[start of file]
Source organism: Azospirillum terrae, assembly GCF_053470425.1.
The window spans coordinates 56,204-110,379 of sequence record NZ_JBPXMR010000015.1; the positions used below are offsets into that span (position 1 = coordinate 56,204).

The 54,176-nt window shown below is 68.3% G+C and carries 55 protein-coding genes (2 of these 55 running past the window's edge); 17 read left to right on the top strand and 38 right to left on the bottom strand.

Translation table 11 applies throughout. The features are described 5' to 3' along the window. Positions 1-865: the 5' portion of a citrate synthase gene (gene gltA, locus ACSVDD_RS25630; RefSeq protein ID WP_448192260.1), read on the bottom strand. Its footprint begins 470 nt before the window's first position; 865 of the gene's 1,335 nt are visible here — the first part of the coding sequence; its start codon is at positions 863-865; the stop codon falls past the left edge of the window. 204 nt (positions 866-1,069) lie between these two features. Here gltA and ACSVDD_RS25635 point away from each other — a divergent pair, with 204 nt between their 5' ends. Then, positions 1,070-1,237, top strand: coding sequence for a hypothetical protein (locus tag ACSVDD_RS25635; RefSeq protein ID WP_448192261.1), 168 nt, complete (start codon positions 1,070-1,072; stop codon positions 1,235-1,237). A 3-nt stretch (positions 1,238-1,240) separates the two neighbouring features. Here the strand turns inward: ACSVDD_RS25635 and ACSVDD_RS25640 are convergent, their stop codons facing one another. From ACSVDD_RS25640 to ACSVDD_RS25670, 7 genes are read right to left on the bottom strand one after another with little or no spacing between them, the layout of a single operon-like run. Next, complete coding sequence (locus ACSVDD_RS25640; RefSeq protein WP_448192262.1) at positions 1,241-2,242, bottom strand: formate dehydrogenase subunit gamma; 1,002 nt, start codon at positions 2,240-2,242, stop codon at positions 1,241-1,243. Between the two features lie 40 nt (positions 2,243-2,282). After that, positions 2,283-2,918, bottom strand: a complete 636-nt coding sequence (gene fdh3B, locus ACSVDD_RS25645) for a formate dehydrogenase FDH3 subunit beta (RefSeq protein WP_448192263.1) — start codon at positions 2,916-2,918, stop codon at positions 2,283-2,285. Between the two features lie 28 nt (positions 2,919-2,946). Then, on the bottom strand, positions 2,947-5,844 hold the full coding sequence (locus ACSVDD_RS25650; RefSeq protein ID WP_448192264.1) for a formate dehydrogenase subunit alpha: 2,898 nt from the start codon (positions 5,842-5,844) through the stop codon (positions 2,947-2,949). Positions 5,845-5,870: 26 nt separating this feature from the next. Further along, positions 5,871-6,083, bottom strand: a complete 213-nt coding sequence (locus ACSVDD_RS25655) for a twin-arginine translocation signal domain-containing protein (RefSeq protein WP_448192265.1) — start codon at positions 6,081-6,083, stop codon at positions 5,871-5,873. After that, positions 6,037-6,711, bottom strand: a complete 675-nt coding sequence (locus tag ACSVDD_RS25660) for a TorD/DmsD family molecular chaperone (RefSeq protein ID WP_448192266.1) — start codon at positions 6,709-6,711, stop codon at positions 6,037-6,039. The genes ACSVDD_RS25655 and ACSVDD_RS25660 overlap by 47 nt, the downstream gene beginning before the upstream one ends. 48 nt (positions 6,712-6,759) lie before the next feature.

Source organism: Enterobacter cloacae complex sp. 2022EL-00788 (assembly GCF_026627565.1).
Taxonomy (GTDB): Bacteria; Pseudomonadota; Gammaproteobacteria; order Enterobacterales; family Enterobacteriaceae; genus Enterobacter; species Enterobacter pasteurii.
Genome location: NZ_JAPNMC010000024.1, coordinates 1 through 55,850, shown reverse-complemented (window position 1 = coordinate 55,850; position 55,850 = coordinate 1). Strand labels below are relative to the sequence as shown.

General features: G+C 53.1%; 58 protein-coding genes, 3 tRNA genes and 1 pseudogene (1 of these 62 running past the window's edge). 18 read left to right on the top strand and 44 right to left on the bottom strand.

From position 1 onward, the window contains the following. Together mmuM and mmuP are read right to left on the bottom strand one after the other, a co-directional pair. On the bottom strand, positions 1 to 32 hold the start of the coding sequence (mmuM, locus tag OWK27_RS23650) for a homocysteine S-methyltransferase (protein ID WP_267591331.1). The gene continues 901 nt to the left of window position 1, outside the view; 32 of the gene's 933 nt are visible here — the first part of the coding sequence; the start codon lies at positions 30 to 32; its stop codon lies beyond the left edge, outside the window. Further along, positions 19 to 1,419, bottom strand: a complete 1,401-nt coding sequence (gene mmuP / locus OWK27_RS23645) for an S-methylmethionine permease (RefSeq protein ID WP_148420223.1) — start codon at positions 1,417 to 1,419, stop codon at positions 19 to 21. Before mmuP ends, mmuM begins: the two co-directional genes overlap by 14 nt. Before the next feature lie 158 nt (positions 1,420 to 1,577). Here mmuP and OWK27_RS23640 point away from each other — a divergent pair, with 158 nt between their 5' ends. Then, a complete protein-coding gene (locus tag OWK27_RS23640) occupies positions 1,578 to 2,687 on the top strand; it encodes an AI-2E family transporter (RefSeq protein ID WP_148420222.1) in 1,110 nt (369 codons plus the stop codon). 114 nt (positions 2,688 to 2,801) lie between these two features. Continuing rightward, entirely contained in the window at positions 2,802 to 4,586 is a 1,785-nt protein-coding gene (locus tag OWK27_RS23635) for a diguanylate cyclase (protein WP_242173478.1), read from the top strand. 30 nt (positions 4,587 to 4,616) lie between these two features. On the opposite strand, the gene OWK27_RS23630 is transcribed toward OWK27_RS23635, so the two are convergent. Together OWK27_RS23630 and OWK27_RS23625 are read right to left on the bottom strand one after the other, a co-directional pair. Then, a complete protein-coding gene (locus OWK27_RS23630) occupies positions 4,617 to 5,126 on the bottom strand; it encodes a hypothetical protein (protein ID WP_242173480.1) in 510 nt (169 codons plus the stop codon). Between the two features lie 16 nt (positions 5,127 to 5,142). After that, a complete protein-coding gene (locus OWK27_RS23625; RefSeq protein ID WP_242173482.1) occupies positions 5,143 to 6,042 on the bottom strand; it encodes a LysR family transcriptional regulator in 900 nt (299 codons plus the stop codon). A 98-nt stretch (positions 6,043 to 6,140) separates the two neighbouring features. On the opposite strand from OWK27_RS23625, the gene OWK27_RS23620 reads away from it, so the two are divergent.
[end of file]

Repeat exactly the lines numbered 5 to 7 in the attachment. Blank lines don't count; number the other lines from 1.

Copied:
Source organism: Enterobacter cloacae complex sp. 2022EL-00788 (assembly GCF_026627565.1).
Taxonomy (GTDB): Bacteria; Pseudomonadota; Gammaproteobacteria; order Enterobacterales; family Enterobacteriaceae; genus Enterobacter; species Enterobacter pasteurii.
Genome location: NZ_JAPNMC010000024.1, coordinates 1 through 55,850, shown reverse-complemented (window position 1 = coordinate 55,850; position 55,850 = coordinate 1). Strand labels below are relative to the sequence as shown.